Although The Gaffer is our “ork guy,” I recently decided to build a few ork buildings for future skirmish games. Why not?
My first decision was the aesthetic style I would use. I remember fondly the box-like ork buildings that appeared in White Dwarf in its early years, and I have a lot of box-like resin shanties from Miniature Building Authority, so I decided to go with that style.
For simplicity sake, I decided to build with foam board. It’s not a construction material I use a lot, but I’d recently seen a number of YouTube videos where foam board was used, and I had a few sheets of the stuff lying about.
One reason I usually avoid foam board is that I’m not every good with cutting the stuff. I know you can get a fairly good edge if you use a sharp knife (and switch it out once it starts to get dull), but I always seem to end up with ragged edges and corners.
Well, with ork buildings, who cares? Certainly not the orks. And, as it turned out, I did a passable job in cutting out the walls, and the end result was quite acceptable.
Once the walls were glued together with PVC glue, my newly constructed shell proved surprisingly sturdy. So it was time for details.
To highlight the ramshackle nature of the buildings, I cut bits of corrugated paper, etched plastic strips, bits of textured wood, a few Hirst Arts blocks, and some ork icons I cut out of cardboard. I also threw in a few plastic I-beams, some 3-D printed tires and concrete blocks, an old metal “control panel” and other bitz that I found on my shelves.
In the end, I had a building that looked like it was cobbled together from whatever was lying around the junkyard (which pretty much reflects how I built it). So, next was to prepare my ork shanties for painting.
I started this prep work by painting the cardboard surfaces with a layer of Mod Podge—essentially a mix of PVC glue and synthetic resin—that both strengthens the foam board and makes it more robust to rough handling. I then primed the building with Rust-oleum black primer, and then sprayed on a base coat of Army Painter’s Skeleton Bone.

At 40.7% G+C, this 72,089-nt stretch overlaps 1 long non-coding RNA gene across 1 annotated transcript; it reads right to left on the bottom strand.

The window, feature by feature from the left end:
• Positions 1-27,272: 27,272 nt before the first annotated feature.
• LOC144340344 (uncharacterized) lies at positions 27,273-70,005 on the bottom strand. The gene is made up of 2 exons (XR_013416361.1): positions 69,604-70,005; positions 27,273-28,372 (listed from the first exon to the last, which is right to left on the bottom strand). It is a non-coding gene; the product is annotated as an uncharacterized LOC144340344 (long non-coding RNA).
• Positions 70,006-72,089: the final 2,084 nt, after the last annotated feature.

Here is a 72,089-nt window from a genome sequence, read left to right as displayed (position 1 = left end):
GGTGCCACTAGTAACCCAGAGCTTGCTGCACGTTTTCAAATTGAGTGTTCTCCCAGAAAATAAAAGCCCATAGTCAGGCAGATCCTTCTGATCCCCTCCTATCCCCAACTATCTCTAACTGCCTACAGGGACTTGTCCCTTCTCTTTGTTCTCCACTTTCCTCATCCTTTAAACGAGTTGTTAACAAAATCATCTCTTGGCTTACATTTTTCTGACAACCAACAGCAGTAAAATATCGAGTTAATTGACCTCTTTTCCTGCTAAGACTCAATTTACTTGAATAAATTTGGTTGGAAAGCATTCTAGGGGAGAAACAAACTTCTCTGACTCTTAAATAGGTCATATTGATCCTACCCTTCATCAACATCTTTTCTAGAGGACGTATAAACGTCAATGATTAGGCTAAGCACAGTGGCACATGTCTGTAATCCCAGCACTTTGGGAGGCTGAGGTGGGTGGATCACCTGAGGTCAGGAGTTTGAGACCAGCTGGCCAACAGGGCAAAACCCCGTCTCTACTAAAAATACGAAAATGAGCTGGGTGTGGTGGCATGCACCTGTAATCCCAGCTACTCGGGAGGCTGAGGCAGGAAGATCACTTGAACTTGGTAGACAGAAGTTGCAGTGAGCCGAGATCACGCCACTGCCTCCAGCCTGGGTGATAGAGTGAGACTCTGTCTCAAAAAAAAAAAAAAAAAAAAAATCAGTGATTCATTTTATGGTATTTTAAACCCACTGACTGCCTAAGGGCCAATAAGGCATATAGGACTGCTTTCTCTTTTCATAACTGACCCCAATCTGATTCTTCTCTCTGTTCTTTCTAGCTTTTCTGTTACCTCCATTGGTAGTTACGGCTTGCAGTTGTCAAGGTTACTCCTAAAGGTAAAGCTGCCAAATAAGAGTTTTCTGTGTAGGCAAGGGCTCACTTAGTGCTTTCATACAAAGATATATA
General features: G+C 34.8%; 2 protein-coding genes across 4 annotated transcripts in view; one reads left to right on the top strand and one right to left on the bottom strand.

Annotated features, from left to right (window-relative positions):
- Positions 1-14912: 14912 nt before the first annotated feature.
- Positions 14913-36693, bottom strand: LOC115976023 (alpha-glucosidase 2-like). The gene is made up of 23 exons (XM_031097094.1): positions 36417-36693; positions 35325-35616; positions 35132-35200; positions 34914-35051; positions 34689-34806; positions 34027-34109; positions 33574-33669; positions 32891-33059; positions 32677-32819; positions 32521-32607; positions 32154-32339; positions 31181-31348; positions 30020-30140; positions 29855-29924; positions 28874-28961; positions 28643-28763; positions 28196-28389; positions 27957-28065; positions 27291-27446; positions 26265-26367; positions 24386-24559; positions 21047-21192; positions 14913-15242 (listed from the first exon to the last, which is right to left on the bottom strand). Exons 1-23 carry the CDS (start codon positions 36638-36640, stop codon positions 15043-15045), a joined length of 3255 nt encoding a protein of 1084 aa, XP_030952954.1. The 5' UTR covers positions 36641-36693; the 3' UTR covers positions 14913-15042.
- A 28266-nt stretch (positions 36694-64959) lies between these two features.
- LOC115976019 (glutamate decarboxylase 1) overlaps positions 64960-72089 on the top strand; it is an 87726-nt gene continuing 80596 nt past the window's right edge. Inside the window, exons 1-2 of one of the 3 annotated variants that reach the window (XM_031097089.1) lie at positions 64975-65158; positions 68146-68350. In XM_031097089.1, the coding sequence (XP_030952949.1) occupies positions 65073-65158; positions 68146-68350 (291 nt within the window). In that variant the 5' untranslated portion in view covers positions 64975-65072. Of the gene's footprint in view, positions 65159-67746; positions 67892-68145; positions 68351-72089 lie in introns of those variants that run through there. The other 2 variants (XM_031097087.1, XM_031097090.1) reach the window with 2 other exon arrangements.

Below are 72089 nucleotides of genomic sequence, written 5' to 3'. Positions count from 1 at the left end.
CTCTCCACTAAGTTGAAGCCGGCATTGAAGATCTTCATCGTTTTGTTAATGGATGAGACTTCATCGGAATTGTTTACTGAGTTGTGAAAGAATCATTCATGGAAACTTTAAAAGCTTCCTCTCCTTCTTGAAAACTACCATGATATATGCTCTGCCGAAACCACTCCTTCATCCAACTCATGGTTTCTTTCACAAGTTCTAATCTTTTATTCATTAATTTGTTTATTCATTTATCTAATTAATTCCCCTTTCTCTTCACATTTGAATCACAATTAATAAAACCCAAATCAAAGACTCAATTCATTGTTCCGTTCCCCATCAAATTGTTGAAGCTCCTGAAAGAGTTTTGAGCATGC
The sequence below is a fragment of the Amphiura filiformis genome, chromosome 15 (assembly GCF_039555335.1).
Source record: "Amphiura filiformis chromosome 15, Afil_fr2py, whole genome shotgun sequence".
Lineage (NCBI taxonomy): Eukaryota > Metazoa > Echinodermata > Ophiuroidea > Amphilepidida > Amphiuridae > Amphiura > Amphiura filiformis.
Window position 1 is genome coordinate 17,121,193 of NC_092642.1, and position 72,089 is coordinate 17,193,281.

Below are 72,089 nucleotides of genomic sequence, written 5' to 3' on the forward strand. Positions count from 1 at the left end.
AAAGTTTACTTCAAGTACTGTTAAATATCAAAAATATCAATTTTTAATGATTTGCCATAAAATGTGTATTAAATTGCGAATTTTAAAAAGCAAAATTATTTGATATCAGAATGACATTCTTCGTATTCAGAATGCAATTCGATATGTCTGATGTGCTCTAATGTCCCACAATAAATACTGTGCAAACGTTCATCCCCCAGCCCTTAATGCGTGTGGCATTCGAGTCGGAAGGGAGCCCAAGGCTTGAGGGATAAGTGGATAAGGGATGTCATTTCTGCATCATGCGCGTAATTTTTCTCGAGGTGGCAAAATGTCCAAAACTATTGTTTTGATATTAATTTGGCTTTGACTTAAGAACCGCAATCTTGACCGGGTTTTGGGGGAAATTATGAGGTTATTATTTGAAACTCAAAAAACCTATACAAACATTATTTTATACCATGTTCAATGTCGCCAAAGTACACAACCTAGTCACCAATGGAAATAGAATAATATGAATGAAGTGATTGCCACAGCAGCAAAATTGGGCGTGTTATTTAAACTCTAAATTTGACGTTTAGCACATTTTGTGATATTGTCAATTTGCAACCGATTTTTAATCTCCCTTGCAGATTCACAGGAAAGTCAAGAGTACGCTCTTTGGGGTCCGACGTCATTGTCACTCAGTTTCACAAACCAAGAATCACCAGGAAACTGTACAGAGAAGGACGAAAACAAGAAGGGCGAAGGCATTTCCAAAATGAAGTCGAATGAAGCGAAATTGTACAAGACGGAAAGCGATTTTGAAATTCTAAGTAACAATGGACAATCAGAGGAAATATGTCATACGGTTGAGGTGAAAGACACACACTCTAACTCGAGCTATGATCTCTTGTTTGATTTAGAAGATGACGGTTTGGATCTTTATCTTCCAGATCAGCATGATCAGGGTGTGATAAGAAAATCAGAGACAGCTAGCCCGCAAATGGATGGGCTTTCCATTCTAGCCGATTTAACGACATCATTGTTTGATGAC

After that, I went to work on the various sheets of materials that covered the walls. I most used washes of various colors, so that one piece of corrugated metal looked a faded blue, while a nearby sheet of plywood was a faded gray. I colored some sheets of the wall with a drybrush so the wall looked sand-blasted by the desert wind.
I used a brighter color, like a red or yellow, to draw attention to various ork glyphs, and I painted a bunch of ork icons and graffiti to give the building a more “lived in” look.” I also used Citadel Paints’ Typhus Corrosion to create stains, and drybrushed some edges various oranges to represent rust. Then I washed it down with various washes, such as Citadel Paints’ Typhus Corrosion.
For one of the smaller buildings, I also added a water tower to the roof. It was made of a rounded-end cap of PVC pipe, glued down to a wood base for a floor, and then I propped up the tank on legs of 1/8th-inch-square wooden strips.
I tried something new with the tower: the salt-weathering technique. You’re probably familiar with it, but just in case: I first spray-painted the water tower in a rust color, then after the paint dried, I brushed the tower with water and sprinkled salt on it.
I let the salt dry, and then I spray-painted the tower a flat green. Once that dried, I brushed away the salt, uncovering the rust color underneath. This made it look as if the tower’s green paint was flaking off, a look that’s hard to achieve with drybrushing or sponges.
You’ll find plenty of videos on YouTube about using foam board for construction, as well as details on the salt-weathering technique for highlighting rust. So, I won’t bore you with all the details here. Instead, I’ll finish by saying that this was an easy and fun project, and you might want to give it a try.–TheGM
The Corvus Cluster is a Warhammer 40K blog documenting our gaming adventures in the fantastical sci-fi universe of Games Workshop.